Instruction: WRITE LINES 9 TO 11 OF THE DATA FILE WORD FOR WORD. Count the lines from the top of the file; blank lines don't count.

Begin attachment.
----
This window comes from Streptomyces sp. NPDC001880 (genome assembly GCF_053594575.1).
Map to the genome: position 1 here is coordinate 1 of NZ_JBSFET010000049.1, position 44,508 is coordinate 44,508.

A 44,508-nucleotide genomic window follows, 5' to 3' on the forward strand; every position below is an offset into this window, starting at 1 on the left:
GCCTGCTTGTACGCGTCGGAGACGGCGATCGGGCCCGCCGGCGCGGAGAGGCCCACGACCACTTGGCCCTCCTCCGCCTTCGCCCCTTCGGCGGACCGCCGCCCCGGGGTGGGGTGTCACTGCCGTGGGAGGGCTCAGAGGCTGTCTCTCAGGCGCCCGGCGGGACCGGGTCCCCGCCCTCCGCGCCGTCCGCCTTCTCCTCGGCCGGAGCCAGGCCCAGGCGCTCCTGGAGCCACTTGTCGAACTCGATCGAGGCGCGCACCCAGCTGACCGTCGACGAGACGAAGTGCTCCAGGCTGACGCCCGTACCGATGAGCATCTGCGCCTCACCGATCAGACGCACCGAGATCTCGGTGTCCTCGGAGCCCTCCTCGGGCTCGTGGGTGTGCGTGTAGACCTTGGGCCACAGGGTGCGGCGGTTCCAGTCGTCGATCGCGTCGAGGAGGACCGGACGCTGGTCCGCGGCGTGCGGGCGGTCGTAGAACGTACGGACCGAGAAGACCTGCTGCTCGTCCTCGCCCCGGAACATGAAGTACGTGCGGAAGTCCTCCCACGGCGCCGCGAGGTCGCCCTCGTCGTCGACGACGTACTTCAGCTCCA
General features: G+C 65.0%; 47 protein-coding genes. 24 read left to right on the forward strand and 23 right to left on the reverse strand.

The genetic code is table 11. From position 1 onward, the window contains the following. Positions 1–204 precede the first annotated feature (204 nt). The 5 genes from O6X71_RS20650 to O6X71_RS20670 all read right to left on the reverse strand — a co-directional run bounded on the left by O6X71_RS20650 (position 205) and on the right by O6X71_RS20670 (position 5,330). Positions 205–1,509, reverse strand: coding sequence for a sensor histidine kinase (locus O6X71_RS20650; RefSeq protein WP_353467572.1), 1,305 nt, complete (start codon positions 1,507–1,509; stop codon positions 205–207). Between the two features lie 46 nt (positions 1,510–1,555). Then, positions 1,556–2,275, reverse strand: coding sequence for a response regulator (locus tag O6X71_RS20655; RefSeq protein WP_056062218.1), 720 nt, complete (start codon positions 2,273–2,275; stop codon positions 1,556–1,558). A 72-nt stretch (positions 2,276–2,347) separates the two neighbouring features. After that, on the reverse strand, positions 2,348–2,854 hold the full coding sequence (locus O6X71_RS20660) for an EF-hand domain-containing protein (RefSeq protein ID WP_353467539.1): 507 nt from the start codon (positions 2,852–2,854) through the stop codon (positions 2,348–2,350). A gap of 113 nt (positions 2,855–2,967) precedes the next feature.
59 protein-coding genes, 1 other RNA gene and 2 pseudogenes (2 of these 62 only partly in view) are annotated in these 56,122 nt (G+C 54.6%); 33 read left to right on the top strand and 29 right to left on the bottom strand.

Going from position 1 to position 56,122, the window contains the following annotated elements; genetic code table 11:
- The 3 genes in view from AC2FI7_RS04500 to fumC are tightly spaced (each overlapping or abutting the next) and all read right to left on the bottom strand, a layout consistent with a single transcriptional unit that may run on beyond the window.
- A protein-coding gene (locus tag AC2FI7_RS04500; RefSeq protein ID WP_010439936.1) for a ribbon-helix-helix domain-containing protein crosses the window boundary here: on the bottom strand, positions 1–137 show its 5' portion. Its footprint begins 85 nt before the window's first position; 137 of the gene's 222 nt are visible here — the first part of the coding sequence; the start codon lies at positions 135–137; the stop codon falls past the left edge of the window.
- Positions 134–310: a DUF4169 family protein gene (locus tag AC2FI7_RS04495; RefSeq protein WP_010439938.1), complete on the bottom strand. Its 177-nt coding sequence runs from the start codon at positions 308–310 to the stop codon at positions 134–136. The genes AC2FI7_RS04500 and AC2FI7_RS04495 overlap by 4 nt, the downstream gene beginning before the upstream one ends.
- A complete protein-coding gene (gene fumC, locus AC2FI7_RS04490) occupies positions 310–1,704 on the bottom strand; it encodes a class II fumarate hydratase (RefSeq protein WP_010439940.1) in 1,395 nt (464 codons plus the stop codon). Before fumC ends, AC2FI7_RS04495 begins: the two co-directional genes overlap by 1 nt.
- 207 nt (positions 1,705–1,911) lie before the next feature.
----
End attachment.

- The 3 genes in view from AC2FI7_RS04500 to fumC are tightly spaced (each overlapping or abutting the next) and all read right to left on the bottom strand, a layout consistent with a single transcriptional unit that may run on beyond the window.
- A protein-coding gene (locus tag AC2FI7_RS04500; RefSeq protein ID WP_010439936.1) for a ribbon-helix-helix domain-containing protein crosses the window boundary here: on the bottom strand, positions 1–137 show its 5' portion. Its footprint begins 85 nt before the window's first position; 137 of the gene's 222 nt are visible here — the first part of the coding sequence; the start codon lies at positions 135–137; the stop codon falls past the left edge of the window.
- Positions 134–310: a DUF4169 family protein gene (locus tag AC2FI7_RS04495; RefSeq protein WP_010439938.1), complete on the bottom strand. Its 177-nt coding sequence runs from the start codon at positions 308–310 to the stop codon at positions 134–136. The genes AC2FI7_RS04500 and AC2FI7_RS04495 overlap by 4 nt, the downstream gene beginning before the upstream one ends.